AskDefine | Define buckram

Dictionary Definition

buckram adj : rigidly formal; "a starchy manner"; "the letter was stiff and formal"; "his prose has a buckram quality" [syn: starchy, stiff] n : a coarse cotton fabric stiffened with glue; used in bookbinding and to stiffen clothing v : stiffen with or as with buckram; "buckram the skirt"

User Contributed Dictionary

English

Noun

  1. A coarse cloth of linen or hemp, stiffened with size or glue, used in garments to keep them in the form intended, and for wrappers to cover merchandise.
    Quotations
    • 1882: Buckram was probably from the first a stiffened material employed for lining, often dyed. — James Edwin Thorold Rogers, A History of Agriculture and Prices in England, Volume 4, p. 557.
  2. A plant, also called ramson or wild garlic.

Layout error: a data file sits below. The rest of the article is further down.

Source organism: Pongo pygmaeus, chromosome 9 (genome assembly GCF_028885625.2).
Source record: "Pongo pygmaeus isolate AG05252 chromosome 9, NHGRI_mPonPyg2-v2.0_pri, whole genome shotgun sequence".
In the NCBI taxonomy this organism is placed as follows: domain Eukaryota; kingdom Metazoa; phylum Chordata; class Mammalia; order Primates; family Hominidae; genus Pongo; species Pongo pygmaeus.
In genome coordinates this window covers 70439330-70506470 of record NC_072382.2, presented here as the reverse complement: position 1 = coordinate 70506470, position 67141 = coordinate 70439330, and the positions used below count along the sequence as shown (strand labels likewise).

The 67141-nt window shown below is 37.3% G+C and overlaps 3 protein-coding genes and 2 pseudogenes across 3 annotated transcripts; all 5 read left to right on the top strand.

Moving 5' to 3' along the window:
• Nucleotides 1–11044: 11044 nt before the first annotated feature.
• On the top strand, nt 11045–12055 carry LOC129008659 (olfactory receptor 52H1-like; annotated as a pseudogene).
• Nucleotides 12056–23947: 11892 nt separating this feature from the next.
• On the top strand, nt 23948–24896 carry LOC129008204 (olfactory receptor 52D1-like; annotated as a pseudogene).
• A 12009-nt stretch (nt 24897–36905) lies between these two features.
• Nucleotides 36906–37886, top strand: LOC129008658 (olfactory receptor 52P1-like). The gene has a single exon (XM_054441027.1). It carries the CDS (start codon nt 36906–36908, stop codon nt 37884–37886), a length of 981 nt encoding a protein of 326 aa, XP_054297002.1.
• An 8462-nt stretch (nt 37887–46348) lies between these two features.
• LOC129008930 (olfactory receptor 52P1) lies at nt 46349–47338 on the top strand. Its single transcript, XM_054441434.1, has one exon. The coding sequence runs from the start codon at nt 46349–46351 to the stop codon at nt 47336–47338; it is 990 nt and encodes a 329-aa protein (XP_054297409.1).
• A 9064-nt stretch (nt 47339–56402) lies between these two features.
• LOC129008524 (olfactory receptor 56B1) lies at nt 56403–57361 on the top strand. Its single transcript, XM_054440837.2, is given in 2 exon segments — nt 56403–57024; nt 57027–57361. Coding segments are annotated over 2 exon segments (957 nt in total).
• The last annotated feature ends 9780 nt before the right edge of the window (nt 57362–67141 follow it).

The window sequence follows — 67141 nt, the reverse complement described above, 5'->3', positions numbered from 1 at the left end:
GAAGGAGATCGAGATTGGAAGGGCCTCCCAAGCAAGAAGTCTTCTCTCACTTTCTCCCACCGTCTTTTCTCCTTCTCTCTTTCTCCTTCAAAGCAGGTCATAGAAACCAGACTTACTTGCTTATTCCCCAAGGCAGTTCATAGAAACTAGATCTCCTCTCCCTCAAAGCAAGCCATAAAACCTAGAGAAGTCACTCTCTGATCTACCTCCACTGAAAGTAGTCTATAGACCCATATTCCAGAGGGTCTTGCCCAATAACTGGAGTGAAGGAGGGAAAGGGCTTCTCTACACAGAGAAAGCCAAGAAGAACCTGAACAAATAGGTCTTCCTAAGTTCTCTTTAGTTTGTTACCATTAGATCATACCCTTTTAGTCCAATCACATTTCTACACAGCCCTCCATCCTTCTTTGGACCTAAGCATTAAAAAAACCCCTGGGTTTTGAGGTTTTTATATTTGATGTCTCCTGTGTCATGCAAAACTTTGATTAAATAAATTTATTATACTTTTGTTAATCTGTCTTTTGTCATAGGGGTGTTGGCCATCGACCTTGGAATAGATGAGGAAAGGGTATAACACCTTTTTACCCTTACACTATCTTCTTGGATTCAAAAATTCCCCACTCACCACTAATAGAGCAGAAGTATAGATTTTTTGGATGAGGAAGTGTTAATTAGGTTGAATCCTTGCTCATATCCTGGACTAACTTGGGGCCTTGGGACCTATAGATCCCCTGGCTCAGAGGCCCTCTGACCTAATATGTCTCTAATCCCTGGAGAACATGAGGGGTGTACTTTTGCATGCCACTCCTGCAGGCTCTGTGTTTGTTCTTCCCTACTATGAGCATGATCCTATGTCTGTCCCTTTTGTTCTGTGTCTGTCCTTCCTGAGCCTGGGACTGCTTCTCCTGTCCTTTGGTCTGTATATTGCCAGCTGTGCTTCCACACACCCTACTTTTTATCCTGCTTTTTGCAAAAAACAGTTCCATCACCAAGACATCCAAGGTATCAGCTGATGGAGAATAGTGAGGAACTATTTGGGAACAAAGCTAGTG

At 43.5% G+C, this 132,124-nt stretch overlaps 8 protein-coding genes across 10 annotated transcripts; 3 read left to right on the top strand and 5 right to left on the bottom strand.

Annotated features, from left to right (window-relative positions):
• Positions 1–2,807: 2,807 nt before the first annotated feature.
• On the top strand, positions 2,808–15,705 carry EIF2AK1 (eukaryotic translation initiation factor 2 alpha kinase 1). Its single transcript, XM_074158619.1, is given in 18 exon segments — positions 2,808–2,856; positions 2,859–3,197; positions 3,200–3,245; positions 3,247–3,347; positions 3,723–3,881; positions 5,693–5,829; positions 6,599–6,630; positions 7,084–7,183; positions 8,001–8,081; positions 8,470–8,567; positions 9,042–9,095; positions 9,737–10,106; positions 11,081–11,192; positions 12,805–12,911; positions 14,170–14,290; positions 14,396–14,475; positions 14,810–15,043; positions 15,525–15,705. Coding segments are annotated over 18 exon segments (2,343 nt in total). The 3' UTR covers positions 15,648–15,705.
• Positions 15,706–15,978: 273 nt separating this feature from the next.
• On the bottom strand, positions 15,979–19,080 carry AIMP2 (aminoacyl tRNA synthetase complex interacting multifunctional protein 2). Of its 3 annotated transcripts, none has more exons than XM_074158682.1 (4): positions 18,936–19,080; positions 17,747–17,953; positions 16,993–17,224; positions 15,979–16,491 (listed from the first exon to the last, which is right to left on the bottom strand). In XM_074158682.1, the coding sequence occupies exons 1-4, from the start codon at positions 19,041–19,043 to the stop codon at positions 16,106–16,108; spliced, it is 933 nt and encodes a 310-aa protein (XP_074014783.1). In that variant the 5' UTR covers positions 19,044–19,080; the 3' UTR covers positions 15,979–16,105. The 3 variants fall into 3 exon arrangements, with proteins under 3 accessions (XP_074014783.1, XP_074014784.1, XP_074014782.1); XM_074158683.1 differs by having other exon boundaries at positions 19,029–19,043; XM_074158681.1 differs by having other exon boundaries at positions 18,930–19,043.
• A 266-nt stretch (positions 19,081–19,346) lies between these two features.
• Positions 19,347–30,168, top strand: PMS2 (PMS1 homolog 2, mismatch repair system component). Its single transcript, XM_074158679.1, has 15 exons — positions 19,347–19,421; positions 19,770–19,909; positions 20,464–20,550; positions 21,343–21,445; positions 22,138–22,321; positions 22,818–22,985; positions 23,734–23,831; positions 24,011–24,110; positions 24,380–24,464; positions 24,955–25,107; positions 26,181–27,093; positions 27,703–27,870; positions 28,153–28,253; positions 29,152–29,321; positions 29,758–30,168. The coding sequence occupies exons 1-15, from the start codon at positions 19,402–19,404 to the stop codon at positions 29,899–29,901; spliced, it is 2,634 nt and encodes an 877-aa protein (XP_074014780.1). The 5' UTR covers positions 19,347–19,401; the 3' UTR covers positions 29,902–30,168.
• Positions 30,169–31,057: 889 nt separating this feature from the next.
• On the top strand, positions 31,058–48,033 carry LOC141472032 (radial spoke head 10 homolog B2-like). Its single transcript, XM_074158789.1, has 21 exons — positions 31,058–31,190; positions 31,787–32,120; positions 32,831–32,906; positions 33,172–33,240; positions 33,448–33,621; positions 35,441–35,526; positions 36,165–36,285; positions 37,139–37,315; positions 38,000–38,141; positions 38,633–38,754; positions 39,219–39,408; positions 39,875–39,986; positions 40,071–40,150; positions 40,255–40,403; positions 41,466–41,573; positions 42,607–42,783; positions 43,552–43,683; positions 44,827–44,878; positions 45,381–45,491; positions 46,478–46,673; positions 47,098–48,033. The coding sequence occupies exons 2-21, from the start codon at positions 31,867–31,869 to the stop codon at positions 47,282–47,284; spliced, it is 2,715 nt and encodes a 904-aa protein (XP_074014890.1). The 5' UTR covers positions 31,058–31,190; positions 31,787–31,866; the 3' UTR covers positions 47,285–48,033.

Extensive Definition

This article is about the cloth. For Buckrams (Allium ursinum), see Ramsons.
Buckram is a stiff cloth, made of cotton, and still occasionally linen, which is used to cover and protect books. Buckram can also be used to stiffen clothes. Modern buckrams have been stiffened by soaking in a substance, usually now pyroxylin, to fill the gaps between the fibres.
In the Middle Ages, "bokeram" was fine cotton cloth, not stiff. The etymology of the term is uncertain; the commonly mentioned derivation from Bokhara is, according to the Oxford English Dictionary, uncertain.
Millinery buckram is different from bookbinding buckram. It is impregnated with a starch, which allows it to be softened in water, pulled over a hat block, and left to dry into a hard shape. White buckram is most commonly used in hatmaking, though black is available as well. Millinery buckram comes in three weights: baby buckram (often used for children's and dolls' hats), single-ply buckram, and double buckram (also known as "theatrical crown").

References

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